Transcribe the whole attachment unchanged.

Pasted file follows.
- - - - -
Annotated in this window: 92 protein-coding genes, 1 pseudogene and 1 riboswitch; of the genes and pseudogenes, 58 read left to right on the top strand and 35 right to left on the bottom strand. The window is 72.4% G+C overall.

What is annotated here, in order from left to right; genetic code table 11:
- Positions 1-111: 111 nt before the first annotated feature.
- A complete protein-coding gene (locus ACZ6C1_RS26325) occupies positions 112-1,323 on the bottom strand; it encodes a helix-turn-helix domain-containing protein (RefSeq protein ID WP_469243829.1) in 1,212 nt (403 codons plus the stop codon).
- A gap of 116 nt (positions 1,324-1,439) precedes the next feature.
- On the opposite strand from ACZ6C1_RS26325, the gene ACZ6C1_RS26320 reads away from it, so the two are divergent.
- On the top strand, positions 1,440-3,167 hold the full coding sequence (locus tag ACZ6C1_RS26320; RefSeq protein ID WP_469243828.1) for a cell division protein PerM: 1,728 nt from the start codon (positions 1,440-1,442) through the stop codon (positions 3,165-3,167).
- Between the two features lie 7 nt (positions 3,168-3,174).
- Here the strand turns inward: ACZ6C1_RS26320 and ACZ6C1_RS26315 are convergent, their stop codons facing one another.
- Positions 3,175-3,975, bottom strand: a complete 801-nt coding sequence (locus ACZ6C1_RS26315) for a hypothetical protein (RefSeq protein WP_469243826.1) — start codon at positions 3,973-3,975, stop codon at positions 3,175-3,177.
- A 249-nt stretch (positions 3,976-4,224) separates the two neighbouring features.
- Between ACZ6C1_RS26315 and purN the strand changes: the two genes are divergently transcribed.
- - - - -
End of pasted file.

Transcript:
Annotated in this window: 92 protein-coding genes, 1 pseudogene and 1 riboswitch; of the genes and pseudogenes, 58 read left to right on the top strand and 35 right to left on the bottom strand. The window is 72.4% G+C overall.

What is annotated here, in order from left to right; genetic code table 11:
- Positions 1-111: 111 nt before the first annotated feature.
- A complete protein-coding gene (locus ACZ6C1_RS26325) occupies positions 112-1,323 on the bottom strand; it encodes a helix-turn-helix domain-containing protein (RefSeq protein ID WP_469243829.1) in 1,212 nt (403 codons plus the stop codon).
- A gap of 116 nt (positions 1,324-1,439) precedes the next feature.
- On the opposite strand from ACZ6C1_RS26325, the gene ACZ6C1_RS26320 reads away from it, so the two are divergent.
- On the top strand, positions 1,440-3,167 hold the full coding sequence (locus tag ACZ6C1_RS26320; RefSeq protein ID WP_469243828.1) for a cell division protein PerM: 1,728 nt from the start codon (positions 1,440-1,442) through the stop codon (positions 3,165-3,167).
- Between the two features lie 7 nt (positions 3,168-3,174).
- Here the strand turns inward: ACZ6C1_RS26320 and ACZ6C1_RS26315 are convergent, their stop codons facing one another.
- Positions 3,175-3,975, bottom strand: a complete 801-nt coding sequence (locus ACZ6C1_RS26315) for a hypothetical protein (RefSeq protein WP_469243826.1) — start codon at positions 3,973-3,975, stop codon at positions 3,175-3,177.
- A 249-nt stretch (positions 3,976-4,224) separates the two neighbouring features.
- Between ACZ6C1_RS26315 and purN the strand changes: the two genes are divergently transcribed.